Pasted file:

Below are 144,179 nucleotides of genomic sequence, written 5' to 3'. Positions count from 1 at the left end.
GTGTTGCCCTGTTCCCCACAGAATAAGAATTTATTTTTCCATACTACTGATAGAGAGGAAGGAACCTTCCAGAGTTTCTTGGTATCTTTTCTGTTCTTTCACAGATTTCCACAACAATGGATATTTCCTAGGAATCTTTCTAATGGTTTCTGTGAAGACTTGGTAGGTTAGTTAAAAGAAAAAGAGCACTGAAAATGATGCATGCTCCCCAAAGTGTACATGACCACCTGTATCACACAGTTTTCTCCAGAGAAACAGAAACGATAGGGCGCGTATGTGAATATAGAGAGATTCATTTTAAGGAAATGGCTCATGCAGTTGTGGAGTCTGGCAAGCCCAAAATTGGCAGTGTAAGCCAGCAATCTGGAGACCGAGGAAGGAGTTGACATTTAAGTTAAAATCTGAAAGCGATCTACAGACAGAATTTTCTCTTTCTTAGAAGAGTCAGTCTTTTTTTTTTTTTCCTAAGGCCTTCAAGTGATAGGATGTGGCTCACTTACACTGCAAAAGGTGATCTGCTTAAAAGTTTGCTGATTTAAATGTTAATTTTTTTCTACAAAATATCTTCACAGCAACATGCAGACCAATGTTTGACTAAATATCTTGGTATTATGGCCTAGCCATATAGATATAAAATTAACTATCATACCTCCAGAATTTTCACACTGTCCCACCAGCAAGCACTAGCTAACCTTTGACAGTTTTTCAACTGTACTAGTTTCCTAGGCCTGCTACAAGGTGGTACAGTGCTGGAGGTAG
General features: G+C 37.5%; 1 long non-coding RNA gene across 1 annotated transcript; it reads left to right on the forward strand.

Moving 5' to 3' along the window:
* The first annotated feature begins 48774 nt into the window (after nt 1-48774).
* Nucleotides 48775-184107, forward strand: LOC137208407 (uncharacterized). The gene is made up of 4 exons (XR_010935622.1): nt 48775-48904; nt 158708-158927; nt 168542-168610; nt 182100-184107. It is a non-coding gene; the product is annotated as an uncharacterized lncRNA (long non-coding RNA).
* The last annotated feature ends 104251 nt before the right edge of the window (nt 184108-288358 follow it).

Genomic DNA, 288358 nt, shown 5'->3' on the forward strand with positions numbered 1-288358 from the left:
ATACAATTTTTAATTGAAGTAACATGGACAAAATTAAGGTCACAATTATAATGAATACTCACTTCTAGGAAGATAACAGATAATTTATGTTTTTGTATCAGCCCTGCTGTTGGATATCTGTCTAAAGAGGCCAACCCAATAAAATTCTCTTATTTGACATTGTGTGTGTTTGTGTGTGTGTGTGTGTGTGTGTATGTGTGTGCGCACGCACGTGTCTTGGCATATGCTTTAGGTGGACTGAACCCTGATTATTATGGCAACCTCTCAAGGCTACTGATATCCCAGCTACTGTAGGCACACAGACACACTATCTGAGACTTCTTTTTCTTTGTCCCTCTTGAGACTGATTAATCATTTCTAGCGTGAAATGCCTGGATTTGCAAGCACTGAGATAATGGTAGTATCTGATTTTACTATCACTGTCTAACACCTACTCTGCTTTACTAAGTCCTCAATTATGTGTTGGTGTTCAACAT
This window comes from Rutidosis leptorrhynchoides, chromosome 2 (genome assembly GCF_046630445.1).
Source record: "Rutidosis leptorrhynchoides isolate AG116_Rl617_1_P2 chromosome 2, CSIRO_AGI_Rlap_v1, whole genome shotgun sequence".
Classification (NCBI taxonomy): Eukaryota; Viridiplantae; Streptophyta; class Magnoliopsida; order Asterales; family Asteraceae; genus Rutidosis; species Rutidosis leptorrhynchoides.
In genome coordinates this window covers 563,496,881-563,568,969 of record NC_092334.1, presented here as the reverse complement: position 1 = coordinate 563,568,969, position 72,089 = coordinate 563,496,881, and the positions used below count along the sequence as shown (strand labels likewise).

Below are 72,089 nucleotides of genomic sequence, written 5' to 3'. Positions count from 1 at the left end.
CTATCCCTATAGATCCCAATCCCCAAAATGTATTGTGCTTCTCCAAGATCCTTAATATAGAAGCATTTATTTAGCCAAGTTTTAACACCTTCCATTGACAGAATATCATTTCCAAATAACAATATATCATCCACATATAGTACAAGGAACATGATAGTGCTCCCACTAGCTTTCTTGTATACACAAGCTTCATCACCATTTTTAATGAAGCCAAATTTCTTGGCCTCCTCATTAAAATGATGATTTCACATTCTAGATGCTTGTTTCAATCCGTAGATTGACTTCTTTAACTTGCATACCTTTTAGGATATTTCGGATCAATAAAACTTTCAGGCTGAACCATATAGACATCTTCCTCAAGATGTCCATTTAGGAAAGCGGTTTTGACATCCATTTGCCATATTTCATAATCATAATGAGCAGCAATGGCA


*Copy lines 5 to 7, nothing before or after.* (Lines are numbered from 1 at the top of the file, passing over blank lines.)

* The first annotated feature begins 48774 nt into the window (after nt 1-48774).
* Nucleotides 48775-184107, forward strand: LOC137208407 (uncharacterized). The gene is made up of 4 exons (XR_010935622.1): nt 48775-48904; nt 158708-158927; nt 168542-168610; nt 182100-184107. It is a non-coding gene; the product is annotated as an uncharacterized lncRNA (long non-coding RNA).
* The last annotated feature ends 104251 nt before the right edge of the window (nt 184108-288358 follow it).